Tuesday, August 01, 2006

Belligerent But Not Drunk

This morning I googled "Hollywood Ten". Knowing the basic story, I just wanted to read up on the subject of the blacklisting or boycotting of certain people in the entertainment business because of their alleged beliefs. The movies and info put out today about the Hollywood Ten seems to say that what happen back in the 50’s was wrong – people should be able to say what they want, be apart of any organization including the Communist Party – freedom of speech and all of that stuff. So why then did Charlie Gibson on ABC World News last night ask if Mel Gibson should be "punished" for his anti-Semitic remarks? Charlie suggested that people in the entertainment industry were going to call for a boycott/blacklisting of Mel. It seems a bit ironic to me that the very people who are against blacklisting for speaking out on your beliefs would turn around and suggest blacklisting one of their own for his drunk-talk. So is Hollywood saying that freedom of speech applies only if you are saying what Hollywood wants to hear?

I want to be clear here. I am not saying that being drunk and belligerent is okay or that saying anti-Semitic things is okay with me. I have been around "mean drunks" who say and do things that they would never do when sober. It does not mean that when they are drunk the truth comes out. It means that they are out of control, and often, hateful things are said and done which is certainly not okay. Whether Mel is really anti-Semitic is not my point here. Whether Mel needs to enter rehab is not my point. I think that the general public, me included, often boycotts people in the entertainment business whenever they spout views that we disagree with or when they do things that we do not agree with. It is pretty much the only way the general public can let Hollywood know that we are in disagreement or disapproval. The public will make its own decision on Mel.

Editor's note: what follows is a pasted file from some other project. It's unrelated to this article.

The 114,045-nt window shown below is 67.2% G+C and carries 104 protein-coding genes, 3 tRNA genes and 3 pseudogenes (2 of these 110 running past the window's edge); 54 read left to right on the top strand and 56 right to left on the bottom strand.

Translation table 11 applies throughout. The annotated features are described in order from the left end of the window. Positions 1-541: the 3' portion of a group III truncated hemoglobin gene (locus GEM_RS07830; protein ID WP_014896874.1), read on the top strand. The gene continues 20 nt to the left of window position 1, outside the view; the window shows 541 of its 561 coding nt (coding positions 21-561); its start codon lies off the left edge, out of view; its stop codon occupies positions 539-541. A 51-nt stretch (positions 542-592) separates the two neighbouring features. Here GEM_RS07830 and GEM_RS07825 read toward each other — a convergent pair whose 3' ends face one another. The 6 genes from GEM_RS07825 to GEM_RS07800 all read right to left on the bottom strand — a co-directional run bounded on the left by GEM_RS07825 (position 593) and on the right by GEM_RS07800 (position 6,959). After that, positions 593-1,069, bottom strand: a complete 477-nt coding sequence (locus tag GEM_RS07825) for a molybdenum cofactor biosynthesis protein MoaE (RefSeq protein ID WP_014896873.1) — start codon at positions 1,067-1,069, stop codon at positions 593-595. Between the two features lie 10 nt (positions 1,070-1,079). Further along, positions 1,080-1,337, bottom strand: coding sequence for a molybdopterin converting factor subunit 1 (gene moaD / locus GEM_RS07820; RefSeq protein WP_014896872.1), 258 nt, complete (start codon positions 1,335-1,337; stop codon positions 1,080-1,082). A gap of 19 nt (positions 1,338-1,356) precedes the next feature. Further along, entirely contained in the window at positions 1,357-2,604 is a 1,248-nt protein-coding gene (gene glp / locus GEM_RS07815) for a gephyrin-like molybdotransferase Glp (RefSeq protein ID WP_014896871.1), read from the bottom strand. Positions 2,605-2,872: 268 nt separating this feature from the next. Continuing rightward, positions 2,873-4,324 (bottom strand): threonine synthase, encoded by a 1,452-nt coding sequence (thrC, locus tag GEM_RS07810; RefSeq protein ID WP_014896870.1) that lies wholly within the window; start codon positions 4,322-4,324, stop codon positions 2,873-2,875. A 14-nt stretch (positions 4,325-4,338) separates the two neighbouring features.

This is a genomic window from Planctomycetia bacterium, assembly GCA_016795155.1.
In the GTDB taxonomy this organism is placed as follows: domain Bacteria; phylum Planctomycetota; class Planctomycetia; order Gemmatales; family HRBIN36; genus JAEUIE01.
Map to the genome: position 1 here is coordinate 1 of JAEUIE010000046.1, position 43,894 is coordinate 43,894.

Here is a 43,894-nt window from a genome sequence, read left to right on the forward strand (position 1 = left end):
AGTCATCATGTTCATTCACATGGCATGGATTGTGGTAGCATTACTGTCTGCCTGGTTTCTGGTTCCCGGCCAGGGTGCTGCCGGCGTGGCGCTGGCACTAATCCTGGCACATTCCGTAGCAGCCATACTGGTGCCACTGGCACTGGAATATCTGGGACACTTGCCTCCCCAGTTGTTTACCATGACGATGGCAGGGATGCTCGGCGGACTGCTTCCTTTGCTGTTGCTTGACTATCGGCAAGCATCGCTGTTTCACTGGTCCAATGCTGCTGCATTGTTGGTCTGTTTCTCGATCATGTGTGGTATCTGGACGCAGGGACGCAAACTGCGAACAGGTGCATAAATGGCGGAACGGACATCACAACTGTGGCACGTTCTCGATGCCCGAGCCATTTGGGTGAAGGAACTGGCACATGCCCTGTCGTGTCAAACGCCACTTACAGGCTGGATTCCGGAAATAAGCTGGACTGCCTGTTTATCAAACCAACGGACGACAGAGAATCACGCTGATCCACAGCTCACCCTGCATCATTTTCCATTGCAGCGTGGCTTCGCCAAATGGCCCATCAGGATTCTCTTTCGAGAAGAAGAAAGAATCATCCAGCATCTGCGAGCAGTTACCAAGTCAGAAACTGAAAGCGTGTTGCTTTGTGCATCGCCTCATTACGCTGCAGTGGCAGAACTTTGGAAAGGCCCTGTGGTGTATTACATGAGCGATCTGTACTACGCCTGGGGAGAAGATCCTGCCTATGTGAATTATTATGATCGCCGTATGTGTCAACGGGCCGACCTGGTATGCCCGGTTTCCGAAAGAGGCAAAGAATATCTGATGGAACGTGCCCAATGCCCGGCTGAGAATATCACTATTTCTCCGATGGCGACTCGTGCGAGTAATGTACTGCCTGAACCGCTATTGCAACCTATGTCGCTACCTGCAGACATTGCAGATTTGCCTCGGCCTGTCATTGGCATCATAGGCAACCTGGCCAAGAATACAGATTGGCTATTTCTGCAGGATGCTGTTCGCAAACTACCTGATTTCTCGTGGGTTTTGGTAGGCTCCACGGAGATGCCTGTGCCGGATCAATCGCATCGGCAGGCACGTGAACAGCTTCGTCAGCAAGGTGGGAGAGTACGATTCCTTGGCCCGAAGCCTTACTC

I have often thought that the entertainment industry has its own agenda – a very leftwing, liberal agenda. In the past whenever some entertainer has spouted a controversial view in public, the industry has stood up for them. Whether it be views on homosexuals, gun laws, or treasonous anti-government statements, we are suppose to go along with or let them have their say. In the past there have been lots of entertainers who were drunk and disorderly in public saying and doing some pretty stupid things. So why the blacklisting of Mel? Why now? Does Hollywood have an agenda that you better go along with – or else? Are there conservative entertainers out there who are afraid to speak out publicly – afraid that no one will work with them if they do not go along with the Left? Has Hollywood come full cirlce? Are they just big hypocrits? Where is their "anything goes" attitude now? Just wondering…

As for me, I will probably make up my mind on Mel all by myself. I really don’t like Hollywood telling me what to do and think.

2 comments:

Becky said...

So is Hollywood saying that freedom of speech applies only if you are saying what Hollywood wants to hear?

Yep, that is exactly what Hollywood is saying.

Why the blacklisting of Mel? My guess is that it has nothing to do with his drunken belligerence or his anti-Semitic comments (since when does Hollywood, Democrats, or left wingers in general care anything about Jews?), and everything to do with a certain movie he made a few years ago called, "The Passion of The Christ."

Buck Pennington said...

I tend to agree with Becky. I believe there are lots of Hollywood movers and shakers that are gleefully rubbing their hands together and making self-congratulatory noises over this incident. Gibson was often taken to task in the past for his father's views (acorn, distance from the tree, and all that), but now there's "irrefutable reason" to shun him. This doesn't mean said people's behavior will change, it just means they now have a "valid" reason to condemn him. And they will.

It's an unfortunate incident. But, like you, Lou, I've known a lot of people that would say and do things while under the influence that were completely out of character from their sober selves. I didn't like most of those folks, but there were a few for which I "cut some slack." Very few.